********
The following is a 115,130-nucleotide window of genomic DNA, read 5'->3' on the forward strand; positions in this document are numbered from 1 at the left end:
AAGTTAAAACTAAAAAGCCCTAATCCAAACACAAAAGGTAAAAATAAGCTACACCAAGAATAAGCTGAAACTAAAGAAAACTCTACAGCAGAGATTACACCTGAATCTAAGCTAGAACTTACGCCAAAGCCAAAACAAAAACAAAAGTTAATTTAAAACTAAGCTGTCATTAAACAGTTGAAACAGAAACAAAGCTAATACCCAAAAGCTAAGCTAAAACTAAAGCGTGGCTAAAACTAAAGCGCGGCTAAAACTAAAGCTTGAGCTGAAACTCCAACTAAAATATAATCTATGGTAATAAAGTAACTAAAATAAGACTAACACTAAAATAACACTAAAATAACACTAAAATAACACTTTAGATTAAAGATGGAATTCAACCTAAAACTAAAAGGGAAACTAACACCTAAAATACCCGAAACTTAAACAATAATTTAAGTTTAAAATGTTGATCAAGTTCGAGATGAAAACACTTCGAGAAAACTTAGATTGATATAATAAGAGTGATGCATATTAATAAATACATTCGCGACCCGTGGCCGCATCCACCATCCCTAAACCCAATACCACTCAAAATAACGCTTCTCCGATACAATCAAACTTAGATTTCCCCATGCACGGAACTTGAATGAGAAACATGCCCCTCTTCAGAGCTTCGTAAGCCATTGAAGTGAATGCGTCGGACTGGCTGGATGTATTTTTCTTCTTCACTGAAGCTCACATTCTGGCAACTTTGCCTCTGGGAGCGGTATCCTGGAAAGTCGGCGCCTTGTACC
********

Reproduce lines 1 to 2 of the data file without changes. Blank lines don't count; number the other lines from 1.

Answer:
The following is a 115,130-nucleotide window of genomic DNA, read 5'->3' on the forward strand; positions in this document are numbered from 1 at the left end:
AAGTTAAAACTAAAAAGCCCTAATCCAAACACAAAAGGTAAAAATAAGCTACACCAAGAATAAGCTGAAACTAAAGAAAACTCTACAGCAGAGATTACACCTGAATCTAAGCTAGAACTTACGCCAAAGCCAAAACAAAAACAAAAGTTAATTTAAAACTAAGCTGTCATTAAACAGTTGAAACAGAAACAAAGCTAATACCCAAAAGCTAAGCTAAAACTAAAGCGTGGCTAAAACTAAAGCGCGGCTAAAACTAAAGCTTGAGCTGAAACTCCAACTAAAATATAATCTATGGTAATAAAGTAACTAAAATAAGACTAACACTAAAATAACACTAAAATAACACTAAAATAACACTTTAGATTAAAGATGGAATTCAACCTAAAACTAAAAGGGAAACTAACACCTAAAATACCCGAAACTTAAACAATAATTTAAGTTTAAAATGTTGATCAAGTTCGAGATGAAAACACTTCGAGAAAACTTAGATTGATATAATAAGAGTGATGCATATTAATAAATACATTCGCGACCCGTGGCCGCATCCACCATCCCTAAACCCAATACCACTCAAAATAACGCTTCTCCGATACAATCAAACTTAGATTTCCCCATGCACGGAACTTGAATGAGAAACATGCCCCTCTTCAGAGCTTCGTAAGCCATTGAAGTGAATGCGTCGGACTGGCTGGATGTATTTTTCTTCTTCACTGAAGCTCACATTCTGGCAACTTTGCCTCTGGGAGCGGTATCCTGGAAAGTCGGCGCCTTGTACC